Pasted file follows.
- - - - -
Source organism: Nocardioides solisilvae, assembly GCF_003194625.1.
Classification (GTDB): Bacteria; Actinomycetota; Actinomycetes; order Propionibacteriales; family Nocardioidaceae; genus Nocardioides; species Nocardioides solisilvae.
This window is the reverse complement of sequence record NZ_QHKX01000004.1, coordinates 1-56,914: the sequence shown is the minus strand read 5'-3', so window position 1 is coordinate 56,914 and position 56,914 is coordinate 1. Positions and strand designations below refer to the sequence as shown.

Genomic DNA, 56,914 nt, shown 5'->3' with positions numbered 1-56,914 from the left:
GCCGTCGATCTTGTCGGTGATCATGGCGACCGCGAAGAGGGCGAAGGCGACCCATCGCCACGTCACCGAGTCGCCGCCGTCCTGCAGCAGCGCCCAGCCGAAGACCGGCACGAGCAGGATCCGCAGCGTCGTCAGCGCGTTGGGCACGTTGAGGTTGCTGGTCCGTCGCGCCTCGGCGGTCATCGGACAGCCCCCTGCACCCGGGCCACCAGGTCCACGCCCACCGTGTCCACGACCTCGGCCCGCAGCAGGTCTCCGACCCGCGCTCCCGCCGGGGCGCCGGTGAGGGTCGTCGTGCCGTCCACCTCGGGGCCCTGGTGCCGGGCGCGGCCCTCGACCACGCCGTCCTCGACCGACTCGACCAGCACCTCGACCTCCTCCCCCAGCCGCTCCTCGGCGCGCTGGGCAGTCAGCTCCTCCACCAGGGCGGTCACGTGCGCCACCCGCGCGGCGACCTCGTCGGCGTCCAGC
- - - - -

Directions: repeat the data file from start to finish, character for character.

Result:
Source organism: Nocardioides solisilvae, assembly GCF_003194625.1.
Classification (GTDB): Bacteria; Actinomycetota; Actinomycetes; order Propionibacteriales; family Nocardioidaceae; genus Nocardioides; species Nocardioides solisilvae.
This window is the reverse complement of sequence record NZ_QHKX01000004.1, coordinates 1-56,914: the sequence shown is the minus strand read 5'-3', so window position 1 is coordinate 56,914 and position 56,914 is coordinate 1. Positions and strand designations below refer to the sequence as shown.

Genomic DNA, 56,914 nt, shown 5'->3' with positions numbered 1-56,914 from the left:
GCCGTCGATCTTGTCGGTGATCATGGCGACCGCGAAGAGGGCGAAGGCGACCCATCGCCACGTCACCGAGTCGCCGCCGTCCTGCAGCAGCGCCCAGCCGAAGACCGGCACGAGCAGGATCCGCAGCGTCGTCAGCGCGTTGGGCACGTTGAGGTTGCTGGTCCGTCGCGCCTCGGCGGTCATCGGACAGCCCCCTGCACCCGGGCCACCAGGTCCACGCCCACCGTGTCCACGACCTCGGCCCGCAGCAGGTCTCCGACCCGCGCTCCCGCCGGGGCGCCGGTGAGGGTCGTCGTGCCGTCCACCTCGGGGCCCTGGTGCCGGGCGCGGCCCTCGACCACGCCGTCCTCGACCGACTCGACCAGCACCTCGACCTCCTCCCCCAGCCGCTCCTCGGCGCGCTGGGCAGTCAGCTCCTCCACCAGGGCGGTCACGTGCGCCACCCGCGCGGCGACCTCGTCGGCGTCCAGC